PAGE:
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Re: Weirdness in Dylan spec
In article ... (Henry Lieberman) writes:
"If [the current symbol binding] contains a generic function, the
definition of the generic function must be consistent with the call
to 'define-generic-function', or and error is signaled"
This implies to me that typing:
(define-generic-function foo (x) ...)
(define-generic-function foo (x y) ...)
will generate an error.
I agree, this is one of the worst mistakes of CLOS, and I would be sad to
see it repeated in Dylan.
In OO languages such as Smalltalk, Flavors, Actors, etc. the name of
the "message" [= CLOS "generic function"] is merely a convention
between the sender and receiver. That is, different sender-receiver
pairs can use the same name with different argument lists without
conflict. Forcing global consistency means that choosing a new name must
take into account all existing names.
The sender and receiver metaphor works well only when all of the
message dispatch is based on the first argument to the function. It
becomes much hairier when multi-methods are used. For example,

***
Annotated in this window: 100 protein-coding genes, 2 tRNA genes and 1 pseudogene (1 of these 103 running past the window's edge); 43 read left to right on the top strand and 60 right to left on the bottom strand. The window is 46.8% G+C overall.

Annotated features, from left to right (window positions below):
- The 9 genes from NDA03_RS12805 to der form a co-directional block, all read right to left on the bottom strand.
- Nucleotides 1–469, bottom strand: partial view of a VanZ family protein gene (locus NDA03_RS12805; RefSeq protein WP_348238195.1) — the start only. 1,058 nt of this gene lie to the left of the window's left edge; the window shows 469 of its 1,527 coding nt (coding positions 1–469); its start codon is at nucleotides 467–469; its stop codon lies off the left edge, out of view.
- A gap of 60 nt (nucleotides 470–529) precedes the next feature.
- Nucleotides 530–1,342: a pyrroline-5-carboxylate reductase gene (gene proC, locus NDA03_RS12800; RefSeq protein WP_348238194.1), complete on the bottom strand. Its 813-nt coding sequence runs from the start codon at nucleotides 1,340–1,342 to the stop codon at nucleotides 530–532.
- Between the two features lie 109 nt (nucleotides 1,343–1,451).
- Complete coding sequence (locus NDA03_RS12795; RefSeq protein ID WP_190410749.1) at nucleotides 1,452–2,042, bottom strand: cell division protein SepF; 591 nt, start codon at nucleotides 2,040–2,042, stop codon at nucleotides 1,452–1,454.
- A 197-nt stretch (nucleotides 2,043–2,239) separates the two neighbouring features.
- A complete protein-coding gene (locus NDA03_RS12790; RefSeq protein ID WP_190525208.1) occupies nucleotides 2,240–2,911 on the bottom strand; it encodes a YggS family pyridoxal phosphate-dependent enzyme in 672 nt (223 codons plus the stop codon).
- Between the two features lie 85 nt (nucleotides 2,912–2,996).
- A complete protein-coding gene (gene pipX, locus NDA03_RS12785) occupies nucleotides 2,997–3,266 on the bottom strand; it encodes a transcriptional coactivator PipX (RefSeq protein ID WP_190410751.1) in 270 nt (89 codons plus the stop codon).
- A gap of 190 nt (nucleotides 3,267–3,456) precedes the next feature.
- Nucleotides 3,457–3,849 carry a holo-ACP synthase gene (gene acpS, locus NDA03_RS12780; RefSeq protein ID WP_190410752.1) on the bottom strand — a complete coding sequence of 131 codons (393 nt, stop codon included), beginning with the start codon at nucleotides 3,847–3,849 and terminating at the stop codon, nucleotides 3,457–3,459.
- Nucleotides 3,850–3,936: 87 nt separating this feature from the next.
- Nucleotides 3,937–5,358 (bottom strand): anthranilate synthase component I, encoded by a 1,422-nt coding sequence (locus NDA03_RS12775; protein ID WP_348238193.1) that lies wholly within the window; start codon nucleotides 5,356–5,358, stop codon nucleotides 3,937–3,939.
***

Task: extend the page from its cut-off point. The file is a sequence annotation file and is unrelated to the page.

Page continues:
consider the following:
(defmethod ship ((item package) &rest options)
(defmethod ship ((item package) (destination city) &rest options)
Being able to distinguish these two methods is very difficult, since
the number of required arguments are different in the two methods.
Since rest arguments are specified, a call to
(ship some-package some-city)
could potentially match either method. The person writing the method
call has no way to indicate whether some-city is a required parameter
(and thus available for dispatch) or one of the rest arguments (and
thus ancillary information). It was to avoid this and related sorts
of problem that the congruence of lambda-lists was introduced for
generic functions. The more complicated the rules for figuring out
which arguments are used to do method dispatch, the slower the
resulting method call. At some point, execution efficiency
considerations outweigh the advantages of more flexible functions.
Thomas A. Russ email@example.com
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